We’ve been going to Stateline Dog Park for as long as I can remember.
It isn’t too far from our base in Spokane Valley, it’s an off-leash park, and Bella gets to make new friends. We even—very occasionally—run into other Big White Dogs, like Great Pyrenees.
Stateline is a popular place for dog lovers from Spokane Valley, Liberty Lake and even Post Falls, Idaho.
All about Stateline Dog Park
OK, so its official name isn’t Stateline Dog Park. Maybe that’s just what we call it.
Through her research into dogs’ vocalizations, she determined that our canine friends laugh. Hence, the Laughing Dog Park.
Patricia was instrumental in developing the fenced 3.5 acres that lies on the border of Washington and Idaho states.
A place to run, jump, play
Opened in 2005, the Laughing Dog Park was the first of its kind in our area. We learned of it some time in 2011 after researching places for Shep to run free when we visited from Calgary.
There’s no signage directing random travelers to the park. You have to take Exit 299 off the freeway and drive toward the Spokane River. Hang a left when you get to the hook (a left which can require some patience during heavier traffic times) and head past the dirt parking lot for Centennial Trail. Another left at the end of the road gets you to the parking spot near a building which once housed a local tourism office and now sits empty.
There’s a big play area where folks make good use of their Chuckits. It’s right next to the entrance, so it also serves as a giant greeting area for every new dog that comes to the park.
We’re big fans of walking in the wooded area. We like to imagine it lets Bella think she’s freely off-leash to run anywhere she wants in this great big world.
SCRAPS volunteers maintain the park, emptying the poop bins, picking up poop distracted dog owners don’t bother to scoop, keeping the grass cut, and fixing whatever needs fixing.
Folks who frequent the park contribute by bringing their used grocery bags for others to scoop their poop. Many also bring jugs of water to fill bowls for thirsty pups.
It’s a great way to see that the idea of “community” still exists.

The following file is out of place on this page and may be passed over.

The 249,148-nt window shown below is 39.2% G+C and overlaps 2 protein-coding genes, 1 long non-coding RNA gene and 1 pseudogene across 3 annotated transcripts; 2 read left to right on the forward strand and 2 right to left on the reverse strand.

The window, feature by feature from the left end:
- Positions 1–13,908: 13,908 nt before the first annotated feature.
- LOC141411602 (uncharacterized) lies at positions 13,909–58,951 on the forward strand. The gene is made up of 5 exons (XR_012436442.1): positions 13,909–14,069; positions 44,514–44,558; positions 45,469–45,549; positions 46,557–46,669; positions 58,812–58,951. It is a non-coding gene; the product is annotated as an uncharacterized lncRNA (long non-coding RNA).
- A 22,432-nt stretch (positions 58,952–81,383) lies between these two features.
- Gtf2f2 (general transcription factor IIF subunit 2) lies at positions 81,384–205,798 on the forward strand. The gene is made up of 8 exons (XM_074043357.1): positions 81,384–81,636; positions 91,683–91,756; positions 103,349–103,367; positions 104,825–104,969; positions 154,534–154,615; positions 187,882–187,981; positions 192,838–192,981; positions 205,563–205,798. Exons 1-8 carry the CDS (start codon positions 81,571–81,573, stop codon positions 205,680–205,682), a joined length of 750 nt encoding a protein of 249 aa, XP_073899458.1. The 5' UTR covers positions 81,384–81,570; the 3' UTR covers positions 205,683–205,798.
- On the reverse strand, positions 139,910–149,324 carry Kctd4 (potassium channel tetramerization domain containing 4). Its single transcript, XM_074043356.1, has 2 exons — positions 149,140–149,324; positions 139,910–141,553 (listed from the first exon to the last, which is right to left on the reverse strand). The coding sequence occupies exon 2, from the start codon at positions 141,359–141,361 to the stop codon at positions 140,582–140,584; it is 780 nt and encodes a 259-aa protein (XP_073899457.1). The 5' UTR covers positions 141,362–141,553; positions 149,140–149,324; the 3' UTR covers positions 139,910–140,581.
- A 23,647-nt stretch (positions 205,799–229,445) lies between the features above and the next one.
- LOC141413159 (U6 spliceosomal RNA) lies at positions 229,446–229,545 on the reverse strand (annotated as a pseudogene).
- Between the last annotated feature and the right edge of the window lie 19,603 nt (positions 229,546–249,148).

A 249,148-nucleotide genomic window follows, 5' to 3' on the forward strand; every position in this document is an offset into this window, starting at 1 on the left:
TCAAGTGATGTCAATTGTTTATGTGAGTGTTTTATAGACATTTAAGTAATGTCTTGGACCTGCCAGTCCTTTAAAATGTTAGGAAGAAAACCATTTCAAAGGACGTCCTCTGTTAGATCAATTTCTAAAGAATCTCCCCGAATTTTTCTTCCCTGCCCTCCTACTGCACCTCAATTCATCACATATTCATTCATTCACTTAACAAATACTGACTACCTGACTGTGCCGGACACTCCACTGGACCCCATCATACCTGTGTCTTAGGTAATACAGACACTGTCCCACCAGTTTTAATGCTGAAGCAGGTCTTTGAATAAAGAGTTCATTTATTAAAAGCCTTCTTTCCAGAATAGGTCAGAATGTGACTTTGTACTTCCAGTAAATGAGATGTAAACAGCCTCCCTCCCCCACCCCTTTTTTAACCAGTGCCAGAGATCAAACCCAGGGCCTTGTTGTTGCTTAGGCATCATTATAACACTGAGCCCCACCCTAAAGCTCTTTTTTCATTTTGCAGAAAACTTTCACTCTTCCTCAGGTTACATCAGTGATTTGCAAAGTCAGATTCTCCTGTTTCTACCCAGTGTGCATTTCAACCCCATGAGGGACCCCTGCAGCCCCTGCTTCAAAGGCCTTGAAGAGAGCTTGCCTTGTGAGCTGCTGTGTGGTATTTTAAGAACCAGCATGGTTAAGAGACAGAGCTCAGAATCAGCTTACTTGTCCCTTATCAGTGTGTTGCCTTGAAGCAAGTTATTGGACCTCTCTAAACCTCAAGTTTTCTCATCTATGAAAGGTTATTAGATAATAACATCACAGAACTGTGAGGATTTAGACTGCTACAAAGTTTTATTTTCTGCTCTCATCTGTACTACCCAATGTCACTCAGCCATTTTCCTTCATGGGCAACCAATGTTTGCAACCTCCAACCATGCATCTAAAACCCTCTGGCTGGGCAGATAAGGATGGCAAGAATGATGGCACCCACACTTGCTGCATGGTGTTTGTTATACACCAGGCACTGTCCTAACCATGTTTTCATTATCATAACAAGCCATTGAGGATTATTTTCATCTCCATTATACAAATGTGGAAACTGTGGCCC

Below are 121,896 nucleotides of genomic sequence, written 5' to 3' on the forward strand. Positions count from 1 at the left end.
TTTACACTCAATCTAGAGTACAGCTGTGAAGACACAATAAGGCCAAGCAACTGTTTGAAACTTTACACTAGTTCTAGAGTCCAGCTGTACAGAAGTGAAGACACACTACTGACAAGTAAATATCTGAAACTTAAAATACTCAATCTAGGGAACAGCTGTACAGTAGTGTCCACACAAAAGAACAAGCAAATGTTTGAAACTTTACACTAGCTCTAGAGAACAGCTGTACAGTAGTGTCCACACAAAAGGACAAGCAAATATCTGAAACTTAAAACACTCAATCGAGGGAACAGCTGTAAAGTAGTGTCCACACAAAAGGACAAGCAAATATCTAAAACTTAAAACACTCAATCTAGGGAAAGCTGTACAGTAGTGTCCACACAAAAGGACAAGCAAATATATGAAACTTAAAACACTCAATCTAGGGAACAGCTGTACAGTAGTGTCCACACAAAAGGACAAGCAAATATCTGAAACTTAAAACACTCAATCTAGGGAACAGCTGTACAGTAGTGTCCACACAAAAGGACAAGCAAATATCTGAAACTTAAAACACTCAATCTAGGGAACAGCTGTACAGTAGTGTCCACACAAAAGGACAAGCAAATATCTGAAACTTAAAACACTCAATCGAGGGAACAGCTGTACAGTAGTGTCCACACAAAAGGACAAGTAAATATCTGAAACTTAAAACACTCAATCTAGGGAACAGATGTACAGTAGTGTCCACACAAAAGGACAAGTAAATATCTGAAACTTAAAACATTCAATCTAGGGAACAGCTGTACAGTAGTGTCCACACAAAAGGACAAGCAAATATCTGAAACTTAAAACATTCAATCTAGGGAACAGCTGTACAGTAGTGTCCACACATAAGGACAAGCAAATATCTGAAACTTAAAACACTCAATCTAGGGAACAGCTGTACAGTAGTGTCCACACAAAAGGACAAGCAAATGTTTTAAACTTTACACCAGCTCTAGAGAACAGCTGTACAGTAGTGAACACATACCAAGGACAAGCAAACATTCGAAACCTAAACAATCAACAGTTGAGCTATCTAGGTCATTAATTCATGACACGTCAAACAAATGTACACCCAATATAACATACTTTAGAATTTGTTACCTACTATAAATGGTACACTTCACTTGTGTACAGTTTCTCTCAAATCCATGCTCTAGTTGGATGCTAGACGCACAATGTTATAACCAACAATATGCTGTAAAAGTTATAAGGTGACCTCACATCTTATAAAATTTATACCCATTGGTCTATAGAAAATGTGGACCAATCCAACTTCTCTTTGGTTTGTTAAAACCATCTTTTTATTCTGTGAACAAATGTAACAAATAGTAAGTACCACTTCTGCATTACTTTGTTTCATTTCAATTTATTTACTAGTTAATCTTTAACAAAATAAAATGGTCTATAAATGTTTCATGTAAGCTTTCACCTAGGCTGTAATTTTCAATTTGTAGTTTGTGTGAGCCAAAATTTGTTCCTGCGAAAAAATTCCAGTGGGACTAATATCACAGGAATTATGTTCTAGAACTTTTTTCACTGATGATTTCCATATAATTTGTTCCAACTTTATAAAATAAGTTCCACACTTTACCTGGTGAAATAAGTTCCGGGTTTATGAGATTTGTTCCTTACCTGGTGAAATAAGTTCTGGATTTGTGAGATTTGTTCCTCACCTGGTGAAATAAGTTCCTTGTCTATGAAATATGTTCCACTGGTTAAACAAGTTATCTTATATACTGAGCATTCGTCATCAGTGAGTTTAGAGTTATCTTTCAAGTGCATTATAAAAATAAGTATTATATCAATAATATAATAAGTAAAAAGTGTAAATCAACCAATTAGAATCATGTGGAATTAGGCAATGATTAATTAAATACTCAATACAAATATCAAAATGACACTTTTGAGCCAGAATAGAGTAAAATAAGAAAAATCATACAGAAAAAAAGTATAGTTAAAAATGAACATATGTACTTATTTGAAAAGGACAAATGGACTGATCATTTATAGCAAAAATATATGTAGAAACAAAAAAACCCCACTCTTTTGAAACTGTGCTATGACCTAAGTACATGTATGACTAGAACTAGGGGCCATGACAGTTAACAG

Right next to the Spokane River
The one feature of Stateline Dog Park that I love the most is its proximity to water.
From the parking lot to access Centennial Trail, you can also find some unpaved trails with outlets onto rocky Spokane River beaches.
This can be vital in the heat of summer when you have a dog who never seems to drink enough water.
Bella is always eager to get into the river and start gulping down gallons of the stuff. I can often be heard saying, “Bella, leave some for the rest of the world!”
And now that we’re coming into the fall season, the whole area is a great place for dog photos. The grass is bleached bright yellow by the summer sun and the leaves are going to start turning their colors any day now.
Interested in a fall session for family portraits with your dog? Reach out and let’s get you booked.
[cs_button btn_style=”a-btn-3″ button=”url:%2Fcontact|title:BOOK%20ME%20NOW|target:%20_blank|”]
All around the circle
Bella loves being in the water. I have no shortage of images of her in the Spokane River, various lakes, and even the Pacific Ocean.
The theme for our worldwide pet photographers’ blog circle this week is water and it gives me a great opportunity to spotlight Stateline Dog Park.
Now we get to see how other dog photographers got some great water images. Let’s start with Linda Perdue of VPShoots Photography, serving the Tampa Bay area in Florida. Read her post, then click the link at the bottom to get to the next one.
Travel through the circle and when you land back here, you’re home.
Right where you belong.